Directed By James Burrows, James Burrows

I was raised on the genius television of James Burrows. He's been called "the greatest director of comedy in television history" by his creative partners Les and Glen Charles. He's the greatest "by any measurement: number of episodes, number of gigantic hit series, number of awards, and the amount of volume of laughter he's been responsible for." He has directed more than seventy-five pilots that have gone to series and well over a thousand show episodes. GREAT shows. The Mary Tyler Moore Show, The Bob Newhart Show, Laverne & Shirley, Phyllis, Taxi, Cheers, Frasier, Friends, Mike & Molly, Will & Grace--shows that belong in the television Hall of Fame. I was so anxious to read his memoir, which he calls "a celebration of the great people [he] worked with and the joy and challenges [we] had together. Burrows begins at the beginning, his childhood as the son of legendary playwright and Broadway director Abe Burrows, his start in the theater, and his foray into his milieu, television comedy. He proceeds chronologically through each show, sharing facts and highlights. Ultimately, while I loved the content, I had some of the same feelings about this memoir as I did about Bob Odenkirk's. The work is so damn good that on the page it suffers a bit. Burrows writing is very matter-of-fact. You know the joy (or hardship) is there, but it doesn't leap off the page and sock you in the guts. Other than one behind-the-scenes story from Cheers, there wasn't much in the way of new or "wow" information. It's a great read from an individual I am SO thankful for, and maybe my expectations were too high. Burrows television is some of the best of my life, and that's a tough bar for anyone, even Burrows himself, to leap. 

Wednesday, June 22, 2022

THE CHANGE :: Kristen Miller

Kristen Miller's The Change is not a book that would normally be on my radar, but I joined an Instagram buddy read group and this was their selection. I could have skipped it, but it sounded like it could be a bit of fun. I was so wrong - this book was SO MUCH FUCKING FUN! I understand some readers felt it was heavy-handed on the feminist front, but first, why the hell not? We certainly have plenty of heavy-handed books with women as the forever victim. Second, the heavy-handedness is, from my perspective, done intentionally and very well by Miller.

At its base level, The Change is about three women "of a certain age" taking their power back. They discover each other at the right time in their lives where they are ready to take control and take charge. While the plot is serious (young girls have been murdered), large parts of the goings-on are underpinned by fantasy and social commentary.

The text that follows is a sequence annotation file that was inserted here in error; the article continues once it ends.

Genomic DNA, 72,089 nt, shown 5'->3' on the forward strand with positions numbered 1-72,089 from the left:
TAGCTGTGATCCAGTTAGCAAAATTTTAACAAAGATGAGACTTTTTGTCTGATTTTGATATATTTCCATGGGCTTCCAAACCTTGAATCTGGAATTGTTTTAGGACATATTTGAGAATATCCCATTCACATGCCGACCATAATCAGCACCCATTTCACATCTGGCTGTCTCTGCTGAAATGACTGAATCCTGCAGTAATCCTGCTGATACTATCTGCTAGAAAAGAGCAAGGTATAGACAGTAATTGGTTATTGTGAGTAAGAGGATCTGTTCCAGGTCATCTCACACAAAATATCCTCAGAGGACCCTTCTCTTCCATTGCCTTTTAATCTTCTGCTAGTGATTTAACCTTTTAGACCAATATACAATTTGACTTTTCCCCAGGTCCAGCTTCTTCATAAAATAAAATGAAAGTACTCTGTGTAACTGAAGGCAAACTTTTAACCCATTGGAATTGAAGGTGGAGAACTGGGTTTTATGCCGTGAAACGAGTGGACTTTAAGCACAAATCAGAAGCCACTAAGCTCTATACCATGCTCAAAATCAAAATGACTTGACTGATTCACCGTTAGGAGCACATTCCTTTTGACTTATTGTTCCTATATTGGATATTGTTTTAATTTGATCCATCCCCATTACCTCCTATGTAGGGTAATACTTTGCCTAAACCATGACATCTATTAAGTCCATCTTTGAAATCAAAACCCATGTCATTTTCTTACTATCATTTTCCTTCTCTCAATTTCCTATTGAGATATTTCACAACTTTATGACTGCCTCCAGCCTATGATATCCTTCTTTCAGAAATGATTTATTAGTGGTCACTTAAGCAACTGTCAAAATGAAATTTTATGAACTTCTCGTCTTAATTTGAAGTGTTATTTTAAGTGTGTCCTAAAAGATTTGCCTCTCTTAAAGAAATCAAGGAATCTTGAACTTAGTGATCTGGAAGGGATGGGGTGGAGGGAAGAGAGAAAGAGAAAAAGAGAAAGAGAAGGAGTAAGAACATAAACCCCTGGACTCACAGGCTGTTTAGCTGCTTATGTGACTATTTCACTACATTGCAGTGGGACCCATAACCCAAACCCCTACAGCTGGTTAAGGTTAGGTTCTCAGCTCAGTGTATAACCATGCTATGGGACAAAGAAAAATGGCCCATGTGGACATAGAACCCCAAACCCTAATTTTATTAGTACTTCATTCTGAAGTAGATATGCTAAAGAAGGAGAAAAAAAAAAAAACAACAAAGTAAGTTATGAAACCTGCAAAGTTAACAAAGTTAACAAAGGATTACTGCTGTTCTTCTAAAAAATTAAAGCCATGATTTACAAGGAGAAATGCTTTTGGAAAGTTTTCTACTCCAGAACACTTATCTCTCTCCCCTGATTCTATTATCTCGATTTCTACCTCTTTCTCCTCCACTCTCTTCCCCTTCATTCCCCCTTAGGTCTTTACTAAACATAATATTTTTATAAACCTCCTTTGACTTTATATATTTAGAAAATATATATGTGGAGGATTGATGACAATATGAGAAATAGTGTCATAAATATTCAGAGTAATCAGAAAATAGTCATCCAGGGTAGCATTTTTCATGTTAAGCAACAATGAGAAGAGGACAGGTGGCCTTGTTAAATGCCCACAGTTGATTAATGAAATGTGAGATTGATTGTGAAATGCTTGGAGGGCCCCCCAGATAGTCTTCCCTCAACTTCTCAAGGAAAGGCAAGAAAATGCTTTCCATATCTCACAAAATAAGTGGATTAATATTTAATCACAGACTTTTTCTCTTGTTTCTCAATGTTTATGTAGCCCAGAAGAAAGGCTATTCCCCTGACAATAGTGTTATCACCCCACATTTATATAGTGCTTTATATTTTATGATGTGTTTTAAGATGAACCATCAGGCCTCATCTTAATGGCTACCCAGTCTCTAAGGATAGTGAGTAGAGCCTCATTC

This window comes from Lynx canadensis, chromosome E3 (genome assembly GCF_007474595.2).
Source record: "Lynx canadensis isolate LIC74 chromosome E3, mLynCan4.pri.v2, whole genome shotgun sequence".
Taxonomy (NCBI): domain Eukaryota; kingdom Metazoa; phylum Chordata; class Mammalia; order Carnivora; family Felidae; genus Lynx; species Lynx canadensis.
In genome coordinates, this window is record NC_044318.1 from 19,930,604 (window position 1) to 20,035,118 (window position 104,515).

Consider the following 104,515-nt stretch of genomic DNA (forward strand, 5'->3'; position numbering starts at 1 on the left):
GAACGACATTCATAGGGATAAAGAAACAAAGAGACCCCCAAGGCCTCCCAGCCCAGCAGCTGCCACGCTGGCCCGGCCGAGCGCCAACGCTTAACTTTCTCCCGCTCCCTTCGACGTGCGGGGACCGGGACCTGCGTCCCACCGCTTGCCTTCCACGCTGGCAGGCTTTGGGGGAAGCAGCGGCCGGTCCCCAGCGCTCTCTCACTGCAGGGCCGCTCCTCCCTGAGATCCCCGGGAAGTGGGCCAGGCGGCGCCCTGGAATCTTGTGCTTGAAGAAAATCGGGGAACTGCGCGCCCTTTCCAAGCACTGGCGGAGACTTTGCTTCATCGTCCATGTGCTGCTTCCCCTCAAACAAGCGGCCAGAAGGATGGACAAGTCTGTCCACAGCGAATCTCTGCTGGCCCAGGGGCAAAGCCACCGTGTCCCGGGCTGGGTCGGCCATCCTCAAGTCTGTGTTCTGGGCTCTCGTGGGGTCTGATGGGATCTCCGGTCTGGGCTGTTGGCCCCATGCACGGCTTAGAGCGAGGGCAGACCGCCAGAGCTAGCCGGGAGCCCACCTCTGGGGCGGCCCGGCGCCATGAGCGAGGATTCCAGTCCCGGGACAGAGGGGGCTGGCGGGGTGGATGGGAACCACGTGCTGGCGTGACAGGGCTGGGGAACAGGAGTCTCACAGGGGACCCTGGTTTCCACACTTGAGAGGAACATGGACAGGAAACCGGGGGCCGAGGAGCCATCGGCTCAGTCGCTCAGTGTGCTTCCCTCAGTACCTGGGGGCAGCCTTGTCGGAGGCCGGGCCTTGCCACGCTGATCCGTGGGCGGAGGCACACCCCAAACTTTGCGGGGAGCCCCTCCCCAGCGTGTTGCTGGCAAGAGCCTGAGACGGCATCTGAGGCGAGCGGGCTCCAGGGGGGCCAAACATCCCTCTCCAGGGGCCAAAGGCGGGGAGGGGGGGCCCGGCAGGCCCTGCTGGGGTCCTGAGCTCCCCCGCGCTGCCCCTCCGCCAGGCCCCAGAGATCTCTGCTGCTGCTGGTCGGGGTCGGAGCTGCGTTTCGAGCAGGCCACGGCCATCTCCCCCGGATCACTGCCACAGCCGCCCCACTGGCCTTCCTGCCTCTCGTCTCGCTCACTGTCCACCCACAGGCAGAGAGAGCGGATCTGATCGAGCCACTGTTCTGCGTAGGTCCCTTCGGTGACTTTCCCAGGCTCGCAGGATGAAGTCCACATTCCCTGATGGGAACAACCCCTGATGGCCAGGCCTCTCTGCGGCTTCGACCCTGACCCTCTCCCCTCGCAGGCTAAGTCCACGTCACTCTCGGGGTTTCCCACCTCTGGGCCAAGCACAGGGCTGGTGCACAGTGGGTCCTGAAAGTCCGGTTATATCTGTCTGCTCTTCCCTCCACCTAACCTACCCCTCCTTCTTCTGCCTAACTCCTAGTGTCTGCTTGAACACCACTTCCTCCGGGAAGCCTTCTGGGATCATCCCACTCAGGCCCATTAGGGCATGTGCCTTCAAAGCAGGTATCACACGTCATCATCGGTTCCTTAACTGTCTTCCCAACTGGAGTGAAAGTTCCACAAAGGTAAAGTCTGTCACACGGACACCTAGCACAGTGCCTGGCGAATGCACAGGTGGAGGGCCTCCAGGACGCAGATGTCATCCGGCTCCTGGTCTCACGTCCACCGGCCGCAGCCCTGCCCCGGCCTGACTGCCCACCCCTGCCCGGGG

Harriett is a former advertising exec who is responsible for her husband's success while he gets the credit. She left the corporate world and is now divorced, tending to her outlandish garden (that breaks every HOA rule to hilarious end) and "helping" people with her plant-based potions. No surprise she's known as a witch. She is the embodiment of a strong woman who does what she wants, takes no prisoners and suffers no fools ("That’s why I choose vengeance. She’s the only mistress I serve.").

Jo used to work in the hospitality industry, but now runs an all-women's gym where she can rage-run to her heart's content. When she gets angry, her power manifests in extreme strength and heaven help those who piss her off. 

Nessa is a former nurse who inherited the family legacy of being able to hear and see the dead. Her gift is what sets off the action, as the women discover a dead body surrounded by more dead young women and are bound and determined to figure out what's going on in their neighborhood. 

The book was not without its flaws, and at one point I thought it was over, but it still had quite a few pages left. Some of the characters' intentions and true colors were telegraphed, but honestly, it just didn't matter. These issues didn't detract enough to keep me from finding this a fantastically enjoyable trip. 

I'm a sucker for good character work and Miller's is stellar. Each of the women is multi-faceted and fascinating in her own right, with backgrounds and issues that kept the narrative fluid and on point rather than dragging it down. I wanted to know more about these women, especially Harriett, who is someone I would want to hang out with any day. 

I'm so glad I was convinced to read The Change and will definitely seek out more work by Miller. It was by turns moving, hilarious, serious, outlandish, educational, motivational, and fun. A definite E-ticket ride. 

Tuesday, June 21, 2022


It's hard to believe it's been ten years since Peter Farris's fabulous Last Call for the Living. I've been missing Pete's words, but since only the French seem to have common sense when it comes to publishing crime fiction, the U.S. market has had to wait for this barnburner. But holy moly is The Devil Himself worth the wait. How's this for an opener that grabs you by the guts with hot needle-nose pliers:

"The girl in the trunk had been bound."

Short, sweet, and irresistable. To say too much about the plot is a disservice. Though this is straight-forward, hell-bent-on-revenge grit, the beauty is in discovering everything unfold in real time. To figure out who you're rooting for, what layers the characters have that are slowly peeled back.